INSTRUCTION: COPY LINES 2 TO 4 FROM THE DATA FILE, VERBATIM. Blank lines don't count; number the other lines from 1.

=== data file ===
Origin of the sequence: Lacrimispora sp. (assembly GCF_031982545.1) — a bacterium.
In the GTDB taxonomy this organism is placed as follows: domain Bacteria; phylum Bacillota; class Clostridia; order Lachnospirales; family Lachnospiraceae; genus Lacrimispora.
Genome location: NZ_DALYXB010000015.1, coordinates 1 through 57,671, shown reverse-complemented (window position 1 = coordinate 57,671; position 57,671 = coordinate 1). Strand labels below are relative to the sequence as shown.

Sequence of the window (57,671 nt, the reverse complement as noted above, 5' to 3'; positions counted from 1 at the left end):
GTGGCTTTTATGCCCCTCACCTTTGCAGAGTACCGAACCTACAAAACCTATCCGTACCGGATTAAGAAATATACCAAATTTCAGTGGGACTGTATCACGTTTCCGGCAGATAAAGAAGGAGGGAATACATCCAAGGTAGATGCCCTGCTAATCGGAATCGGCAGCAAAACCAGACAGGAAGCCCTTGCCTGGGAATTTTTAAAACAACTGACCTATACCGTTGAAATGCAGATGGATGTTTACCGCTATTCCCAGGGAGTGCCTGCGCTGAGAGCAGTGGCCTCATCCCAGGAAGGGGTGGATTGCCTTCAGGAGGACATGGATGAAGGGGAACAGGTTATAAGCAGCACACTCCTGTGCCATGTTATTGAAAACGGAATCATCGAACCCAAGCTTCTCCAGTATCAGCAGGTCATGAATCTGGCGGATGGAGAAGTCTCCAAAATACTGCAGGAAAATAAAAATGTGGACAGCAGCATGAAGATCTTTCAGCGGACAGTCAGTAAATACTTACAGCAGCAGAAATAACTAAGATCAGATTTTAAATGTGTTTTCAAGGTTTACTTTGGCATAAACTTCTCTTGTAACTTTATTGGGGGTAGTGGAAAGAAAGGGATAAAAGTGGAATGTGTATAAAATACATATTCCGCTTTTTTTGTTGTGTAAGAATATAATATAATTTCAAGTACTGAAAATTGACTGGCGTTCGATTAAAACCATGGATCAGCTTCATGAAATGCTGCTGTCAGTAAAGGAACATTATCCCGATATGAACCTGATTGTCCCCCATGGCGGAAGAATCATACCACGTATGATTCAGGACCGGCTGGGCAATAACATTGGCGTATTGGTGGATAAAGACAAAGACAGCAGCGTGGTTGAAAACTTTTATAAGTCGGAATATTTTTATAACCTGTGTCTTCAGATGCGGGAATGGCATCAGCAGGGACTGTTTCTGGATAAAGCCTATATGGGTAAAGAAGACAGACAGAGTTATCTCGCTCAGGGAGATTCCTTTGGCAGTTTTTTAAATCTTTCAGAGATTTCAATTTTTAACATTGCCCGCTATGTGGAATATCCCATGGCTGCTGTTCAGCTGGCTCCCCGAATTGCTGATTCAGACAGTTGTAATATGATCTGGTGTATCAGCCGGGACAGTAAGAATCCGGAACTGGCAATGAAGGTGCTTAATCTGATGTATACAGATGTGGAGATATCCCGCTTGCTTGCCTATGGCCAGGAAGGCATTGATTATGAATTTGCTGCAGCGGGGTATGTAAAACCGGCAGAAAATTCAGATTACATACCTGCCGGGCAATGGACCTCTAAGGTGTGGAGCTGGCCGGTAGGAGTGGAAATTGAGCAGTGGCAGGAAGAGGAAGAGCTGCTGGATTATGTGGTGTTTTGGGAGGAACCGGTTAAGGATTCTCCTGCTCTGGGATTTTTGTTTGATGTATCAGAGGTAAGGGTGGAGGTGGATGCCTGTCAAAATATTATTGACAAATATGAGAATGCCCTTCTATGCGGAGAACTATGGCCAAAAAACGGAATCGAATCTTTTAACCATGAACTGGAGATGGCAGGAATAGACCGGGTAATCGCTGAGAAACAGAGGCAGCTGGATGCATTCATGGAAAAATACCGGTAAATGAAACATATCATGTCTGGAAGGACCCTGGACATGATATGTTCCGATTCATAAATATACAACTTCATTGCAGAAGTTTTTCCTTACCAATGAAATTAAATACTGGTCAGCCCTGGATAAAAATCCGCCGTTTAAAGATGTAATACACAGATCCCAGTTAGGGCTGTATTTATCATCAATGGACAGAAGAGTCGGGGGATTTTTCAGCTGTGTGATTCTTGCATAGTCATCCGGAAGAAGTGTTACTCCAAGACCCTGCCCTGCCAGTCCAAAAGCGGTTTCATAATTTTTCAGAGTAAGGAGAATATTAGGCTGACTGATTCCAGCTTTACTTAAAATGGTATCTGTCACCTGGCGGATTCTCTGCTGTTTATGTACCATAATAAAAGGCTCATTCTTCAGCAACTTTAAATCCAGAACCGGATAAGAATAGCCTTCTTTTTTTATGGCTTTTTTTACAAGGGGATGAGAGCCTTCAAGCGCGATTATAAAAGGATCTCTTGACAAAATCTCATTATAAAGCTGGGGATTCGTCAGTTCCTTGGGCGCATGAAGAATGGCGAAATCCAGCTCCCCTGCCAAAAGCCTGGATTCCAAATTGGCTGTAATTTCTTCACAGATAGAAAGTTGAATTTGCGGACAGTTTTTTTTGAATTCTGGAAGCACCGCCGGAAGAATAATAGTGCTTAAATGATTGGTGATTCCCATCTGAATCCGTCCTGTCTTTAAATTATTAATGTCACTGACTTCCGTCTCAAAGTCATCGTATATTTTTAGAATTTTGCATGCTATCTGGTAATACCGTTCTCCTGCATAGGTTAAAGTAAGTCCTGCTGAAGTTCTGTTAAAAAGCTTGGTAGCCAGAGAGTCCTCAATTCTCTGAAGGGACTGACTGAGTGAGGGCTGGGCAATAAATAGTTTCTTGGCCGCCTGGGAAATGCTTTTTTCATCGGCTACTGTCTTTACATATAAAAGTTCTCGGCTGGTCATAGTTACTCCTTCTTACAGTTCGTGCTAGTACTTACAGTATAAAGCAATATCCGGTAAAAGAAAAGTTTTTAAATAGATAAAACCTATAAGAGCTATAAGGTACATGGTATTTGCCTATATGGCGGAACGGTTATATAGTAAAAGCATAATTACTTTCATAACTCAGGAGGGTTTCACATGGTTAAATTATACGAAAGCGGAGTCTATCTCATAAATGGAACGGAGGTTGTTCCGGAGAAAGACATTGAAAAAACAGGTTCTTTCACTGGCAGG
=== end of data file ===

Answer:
In the GTDB taxonomy this organism is placed as follows: domain Bacteria; phylum Bacillota; class Clostridia; order Lachnospirales; family Lachnospiraceae; genus Lacrimispora.
Genome location: NZ_DALYXB010000015.1, coordinates 1 through 57,671, shown reverse-complemented (window position 1 = coordinate 57,671; position 57,671 = coordinate 1). Strand labels below are relative to the sequence as shown.

Sequence of the window (57,671 nt, the reverse complement as noted above, 5' to 3'; positions counted from 1 at the left end):